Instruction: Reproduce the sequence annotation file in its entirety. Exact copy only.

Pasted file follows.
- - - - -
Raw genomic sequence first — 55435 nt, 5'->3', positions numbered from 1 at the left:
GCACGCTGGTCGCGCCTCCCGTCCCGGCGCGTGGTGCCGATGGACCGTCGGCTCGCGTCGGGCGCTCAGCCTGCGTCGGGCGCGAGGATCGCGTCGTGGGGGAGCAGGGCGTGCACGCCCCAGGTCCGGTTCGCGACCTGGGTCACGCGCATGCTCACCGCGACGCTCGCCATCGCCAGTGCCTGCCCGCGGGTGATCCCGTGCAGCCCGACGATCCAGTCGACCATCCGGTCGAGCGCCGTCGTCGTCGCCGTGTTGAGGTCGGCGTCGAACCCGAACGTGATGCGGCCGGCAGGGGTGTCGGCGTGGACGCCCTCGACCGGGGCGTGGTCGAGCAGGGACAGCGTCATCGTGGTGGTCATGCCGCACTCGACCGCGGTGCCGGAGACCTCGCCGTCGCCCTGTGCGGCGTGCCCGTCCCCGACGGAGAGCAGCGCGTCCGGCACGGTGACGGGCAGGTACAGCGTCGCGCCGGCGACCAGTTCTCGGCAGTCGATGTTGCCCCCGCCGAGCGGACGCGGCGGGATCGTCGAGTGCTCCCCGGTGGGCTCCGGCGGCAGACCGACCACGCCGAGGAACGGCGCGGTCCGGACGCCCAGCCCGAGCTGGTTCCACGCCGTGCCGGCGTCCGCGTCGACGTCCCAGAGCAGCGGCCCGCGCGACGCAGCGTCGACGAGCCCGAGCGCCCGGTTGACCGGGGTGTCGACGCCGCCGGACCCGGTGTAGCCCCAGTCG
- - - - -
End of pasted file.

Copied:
Raw genomic sequence first — 55435 nt, 5'->3', positions numbered from 1 at the left:
GCACGCTGGTCGCGCCTCCCGTCCCGGCGCGTGGTGCCGATGGACCGTCGGCTCGCGTCGGGCGCTCAGCCTGCGTCGGGCGCGAGGATCGCGTCGTGGGGGAGCAGGGCGTGCACGCCCCAGGTCCGGTTCGCGACCTGGGTCACGCGCATGCTCACCGCGACGCTCGCCATCGCCAGTGCCTGCCCGCGGGTGATCCCGTGCAGCCCGACGATCCAGTCGACCATCCGGTCGAGCGCCGTCGTCGTCGCCGTGTTGAGGTCGGCGTCGAACCCGAACGTGATGCGGCCGGCAGGGGTGTCGGCGTGGACGCCCTCGACCGGGGCGTGGTCGAGCAGGGACAGCGTCATCGTGGTGGTCATGCCGCACTCGACCGCGGTGCCGGAGACCTCGCCGTCGCCCTGTGCGGCGTGCCCGTCCCCGACGGAGAGCAGCGCGTCCGGCACGGTGACGGGCAGGTACAGCGTCGCGCCGGCGACCAGTTCTCGGCAGTCGATGTTGCCCCCGCCGAGCGGACGCGGCGGGATCGTCGAGTGCTCCCCGGTGGGCTCCGGCGGCAGACCGACCACGCCGAGGAACGGCGCGGTCCGGACGCCCAGCCCGAGCTGGTTCCACGCCGTGCCGGCGTCCGCGTCGACGTCCCAGAGCAGCGGCCCGCGCGACGCAGCGTCGACGAGCCCGAGCGCCCGGTTGACCGGGGTGTCGACGCCGCCGGACCCGGTGTAGCCCCAGTCG